Village Voice's Scores

For 8,550 reviews, this publication has graded:
  • 37% higher than the average critic
  • 4% same as the average critic
  • 59% lower than the average critic
On average, this publication grades 6.5 points lower than other critics. (0-100 point scale)
Average Movie review score: 55
Highest review score: 100 4 Months, 3 Weeks and 2 Days
Lowest review score: 0 Followers
Score distribution:
8,550 movie reviews
  1. What's truly extraordinary about this movie--which strikes me on two viewings as Maddin's masterpiece--is that it not only plays like a dream but feels like one.
  2. Obsessives will be familiar with the "new" material (almost all available on the original DVD), which elaborates on the time-travel metaphysics and tightens the emotional screws. Donnie (Jake Gyllenhaal) shares one additional tender exchange with each family member
  3. Cutter Hodierne's gorgeous, harrowing debut feature, Fishing Without Nets, doesn't just ask you to feel a bit for Somali pirates, as Captain Phillips did -- Hodierne puts you in their shoes.
  4. Vital, illuminating, and terrifying, Rory Kennedy's Last Days in Vietnam probes with clarity and thoroughness one moment of recent American history that has too long gone unreckoned with.
  5. Not only does this Star Trek proffer smart thrills and slick kicks, but it builds upon the original's history–from its very first pilot episode to Robert Wise's 1979 "Star Trek: The Motion Picture" and beyond–while creating an entirely new future.
  6. This may or may not be the greatest instance of college football ever played, but "Brian's Song," J"erry Maguire," and "The Longest Yard" notwithstanding, Rafferty's no-frills annotated replay is the best football movie I've ever seen: A particular day in history becomes a moment out of time.
    • 97 Metascore
    • 100 Critic Score
    Robin Hood is movie pageantry at its best, done in the grand manner of silent spectacles, brimming over with the sort of primitive energy that drew people to the movies in the first place.
  7. Vital, thoughtful, and deeply personal, first-timer Darius Clark Monroe's autobiographical doc stands as a testament to the power of movies to stir empathy.
  8. Although the Coens are consummate craftsmen, they don't always show the lightness of touch or the depth of feeling they do here.
    • 85 Metascore
    • 100 Critic Score
    Bravura doesn't begin to describe Greengrass's skill in mounting these complex sequences...This is, simply put, some of the most accomplished filmmaking being done anywhere for any purpose.
  9. What Angio captures, beautifully, is that the Mekons make great music because, together and apart, they’re so alive to the world around them.
  10. Boyhood had the curious effect of making me feel lost, uneasy, a little alone in the inexorable march forward — and also totally, emphatically alive.
  11. So elemental in its means yet so cosmic in its drama, it could herald a rebirth of cinema.
  12. The stirring new documentary The Case Against 8, showcasing the lawyers and plaintiffs who challenged California's 2008 gay marriage ban, is the best kind of popular history, a film that trembles with tears and hope, and I dare you to get through it without bawling some yourself.
  13. Subtle emotional intelligence has always distinguished Bellocchio's filmmaking, and Dormant Beauty is constructed from fine-grained layers of it, the filmmaker's equivalent of a master cabinetmaker's craft.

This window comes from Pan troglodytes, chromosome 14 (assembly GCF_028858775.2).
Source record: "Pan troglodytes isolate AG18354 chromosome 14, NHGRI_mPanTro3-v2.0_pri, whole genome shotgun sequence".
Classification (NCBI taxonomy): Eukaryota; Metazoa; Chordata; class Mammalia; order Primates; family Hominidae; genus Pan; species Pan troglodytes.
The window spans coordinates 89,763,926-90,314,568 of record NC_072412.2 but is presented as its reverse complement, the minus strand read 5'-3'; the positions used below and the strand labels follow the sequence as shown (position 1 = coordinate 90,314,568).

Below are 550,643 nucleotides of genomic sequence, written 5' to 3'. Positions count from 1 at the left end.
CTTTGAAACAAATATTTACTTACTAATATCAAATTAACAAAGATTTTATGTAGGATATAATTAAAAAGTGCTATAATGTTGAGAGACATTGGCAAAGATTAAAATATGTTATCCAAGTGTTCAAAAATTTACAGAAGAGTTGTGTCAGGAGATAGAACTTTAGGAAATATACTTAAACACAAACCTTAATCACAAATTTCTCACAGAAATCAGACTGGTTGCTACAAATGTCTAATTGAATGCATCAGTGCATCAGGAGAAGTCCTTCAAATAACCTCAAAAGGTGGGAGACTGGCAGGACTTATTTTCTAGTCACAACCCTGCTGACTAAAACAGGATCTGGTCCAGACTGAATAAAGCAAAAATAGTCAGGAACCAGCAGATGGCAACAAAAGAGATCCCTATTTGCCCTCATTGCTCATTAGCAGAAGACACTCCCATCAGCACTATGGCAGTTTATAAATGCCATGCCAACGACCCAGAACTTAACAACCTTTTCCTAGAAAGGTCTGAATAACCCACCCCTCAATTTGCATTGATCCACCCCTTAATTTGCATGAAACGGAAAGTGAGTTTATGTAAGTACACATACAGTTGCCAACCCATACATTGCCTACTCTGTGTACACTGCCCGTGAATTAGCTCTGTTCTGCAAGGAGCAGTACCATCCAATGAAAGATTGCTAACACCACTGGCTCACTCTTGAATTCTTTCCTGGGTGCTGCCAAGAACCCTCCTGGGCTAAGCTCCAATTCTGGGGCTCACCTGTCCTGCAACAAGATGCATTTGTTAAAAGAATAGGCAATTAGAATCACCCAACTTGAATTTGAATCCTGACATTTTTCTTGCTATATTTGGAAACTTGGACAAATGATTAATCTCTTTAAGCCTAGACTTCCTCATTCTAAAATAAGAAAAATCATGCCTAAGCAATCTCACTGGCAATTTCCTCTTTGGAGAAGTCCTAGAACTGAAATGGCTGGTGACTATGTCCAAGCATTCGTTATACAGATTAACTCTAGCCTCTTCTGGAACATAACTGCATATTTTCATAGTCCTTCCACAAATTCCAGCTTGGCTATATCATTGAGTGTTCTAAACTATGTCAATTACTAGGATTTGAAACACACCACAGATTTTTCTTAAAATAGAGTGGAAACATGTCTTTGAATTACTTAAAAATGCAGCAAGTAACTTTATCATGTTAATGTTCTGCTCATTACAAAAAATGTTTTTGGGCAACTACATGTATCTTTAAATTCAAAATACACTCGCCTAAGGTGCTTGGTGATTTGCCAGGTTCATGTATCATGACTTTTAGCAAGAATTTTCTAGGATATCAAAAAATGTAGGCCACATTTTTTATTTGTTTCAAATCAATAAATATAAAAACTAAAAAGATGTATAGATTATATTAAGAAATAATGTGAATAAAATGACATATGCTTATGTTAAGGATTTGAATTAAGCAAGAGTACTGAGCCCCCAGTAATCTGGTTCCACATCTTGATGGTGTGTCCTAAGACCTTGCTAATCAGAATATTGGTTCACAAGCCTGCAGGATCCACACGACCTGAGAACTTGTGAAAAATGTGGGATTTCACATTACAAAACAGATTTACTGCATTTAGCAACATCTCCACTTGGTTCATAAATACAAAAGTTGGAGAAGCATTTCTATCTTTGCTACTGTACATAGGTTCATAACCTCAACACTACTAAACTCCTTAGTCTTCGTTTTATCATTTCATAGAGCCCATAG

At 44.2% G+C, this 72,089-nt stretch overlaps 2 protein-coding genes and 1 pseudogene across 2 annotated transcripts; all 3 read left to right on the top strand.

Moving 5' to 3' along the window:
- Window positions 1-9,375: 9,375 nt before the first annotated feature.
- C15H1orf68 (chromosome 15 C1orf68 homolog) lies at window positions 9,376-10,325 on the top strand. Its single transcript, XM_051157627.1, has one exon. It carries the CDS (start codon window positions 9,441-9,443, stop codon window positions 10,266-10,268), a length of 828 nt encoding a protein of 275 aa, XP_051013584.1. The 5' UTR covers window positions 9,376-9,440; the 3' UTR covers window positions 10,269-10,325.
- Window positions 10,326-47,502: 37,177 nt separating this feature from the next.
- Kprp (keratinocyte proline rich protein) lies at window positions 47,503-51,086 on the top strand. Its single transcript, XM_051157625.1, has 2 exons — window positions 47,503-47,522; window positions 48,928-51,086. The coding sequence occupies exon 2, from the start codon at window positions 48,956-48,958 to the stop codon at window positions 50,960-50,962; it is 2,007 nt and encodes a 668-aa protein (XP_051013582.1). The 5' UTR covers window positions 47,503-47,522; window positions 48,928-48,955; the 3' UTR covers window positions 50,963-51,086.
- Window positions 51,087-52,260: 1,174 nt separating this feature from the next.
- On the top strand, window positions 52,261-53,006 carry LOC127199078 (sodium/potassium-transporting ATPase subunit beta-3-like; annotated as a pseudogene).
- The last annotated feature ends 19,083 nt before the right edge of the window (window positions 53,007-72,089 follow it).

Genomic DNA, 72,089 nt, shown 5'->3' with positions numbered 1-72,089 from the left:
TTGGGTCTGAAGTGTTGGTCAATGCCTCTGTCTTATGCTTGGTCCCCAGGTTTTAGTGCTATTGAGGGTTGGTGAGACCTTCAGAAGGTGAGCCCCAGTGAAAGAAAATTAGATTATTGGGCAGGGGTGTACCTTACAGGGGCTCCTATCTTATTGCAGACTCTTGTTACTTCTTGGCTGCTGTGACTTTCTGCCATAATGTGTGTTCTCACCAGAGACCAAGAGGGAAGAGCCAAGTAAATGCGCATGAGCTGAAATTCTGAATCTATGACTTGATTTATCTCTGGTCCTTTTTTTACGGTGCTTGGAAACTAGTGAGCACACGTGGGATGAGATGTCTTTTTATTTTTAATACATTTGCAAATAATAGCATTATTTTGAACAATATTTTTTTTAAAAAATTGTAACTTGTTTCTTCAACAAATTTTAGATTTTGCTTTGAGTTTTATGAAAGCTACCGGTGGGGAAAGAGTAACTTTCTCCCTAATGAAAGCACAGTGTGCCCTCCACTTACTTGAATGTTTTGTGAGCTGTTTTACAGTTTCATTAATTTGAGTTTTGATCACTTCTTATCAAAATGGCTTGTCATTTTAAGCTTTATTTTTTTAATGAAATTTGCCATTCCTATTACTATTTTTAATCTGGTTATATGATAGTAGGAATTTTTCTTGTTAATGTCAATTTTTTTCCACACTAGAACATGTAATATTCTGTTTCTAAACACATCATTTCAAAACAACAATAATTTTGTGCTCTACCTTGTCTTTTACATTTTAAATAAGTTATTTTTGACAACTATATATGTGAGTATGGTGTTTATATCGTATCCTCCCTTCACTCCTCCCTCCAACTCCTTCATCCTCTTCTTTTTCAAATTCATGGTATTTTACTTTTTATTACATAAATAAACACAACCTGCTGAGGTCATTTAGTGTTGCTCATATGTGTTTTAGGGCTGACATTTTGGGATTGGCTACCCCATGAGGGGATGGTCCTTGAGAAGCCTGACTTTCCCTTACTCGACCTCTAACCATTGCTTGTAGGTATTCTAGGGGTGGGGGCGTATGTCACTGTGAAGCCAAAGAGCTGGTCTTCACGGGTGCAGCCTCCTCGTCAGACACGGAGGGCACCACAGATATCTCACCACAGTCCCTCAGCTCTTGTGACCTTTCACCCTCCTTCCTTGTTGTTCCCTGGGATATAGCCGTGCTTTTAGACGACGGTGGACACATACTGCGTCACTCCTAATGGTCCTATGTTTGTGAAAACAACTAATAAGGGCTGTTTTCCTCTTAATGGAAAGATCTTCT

14. A transcendent comic chiller, when The Guest's characters are in peril we actually care, and Wingard respectfully makes the kills clean and quick.
  15. Chris Rock couldn't have planned it this way, but his exuberant and wondrous comedy Top Five, opening at just the right time, is like an airdrop of candy over the city, if not the country.
  16. 20,000 Days on Earth is meticulously crafted but nonetheless feels casual and heartfelt. It's revelatory, and wonderful, to watch Cave walking (or driving) around, being a real person — if the movie is somewhat staged, it's never stagey.
  17. A commanding indictment of the exploitative nature of geopolitics, and of Europe's and the U.S.'s abuse of native peoples around the world.
  18. The film, while wrenching and audacious, is crafted with that humane and observational mastery of great Iranian cinema of recent decades.
    • 90 Metascore
    • 100 Critic Score
    It's a political statement, an act of defiance, a master class in one auteur's body of work and process, and a document of a life unseen. But above all, it's a gripping entertainment.
    • 94 Metascore
    • 100 Critic Score
    Carlos is nevertheless a movie that one can somehow remember vividly for months. Much of this power is due to the whiplash widescreen cinematography (oft-mistaken for DV), the hopped-up editing, and, not least, Ramirez's aptly arrogant, fully transfixing, Method-style turn.
  19. Spider lasts in the mind and it's built to last -- this is a movie that invites and repays repeated viewings.
  20. Red Army is a riveting look behind the Iron Curtain.
  21. Better than a masterpiece - whatever that is - The Tree of Life is an eruption of a movie, something to live with, think, and talk about afterward.
  22. I'm Not There is the movie of the year.
  23. An organic, childlike wonder, fabulously unpredictable and seethingly inventive.
  24. A tale of sadness and hysteria so raw that it bleeds.
  25. Killer of Sheep is an urban pastoral--an episodic series of scenes that are sweet, sardonic, deeply sad, and very funny.
  26. It's a sensational performance by Chastain...She's a most unlikely leading lady, pale and slight of stature, with a raging mane of strawberry blond hair, but she holds the screen with a feral intensity, an obsessive's self-possession.

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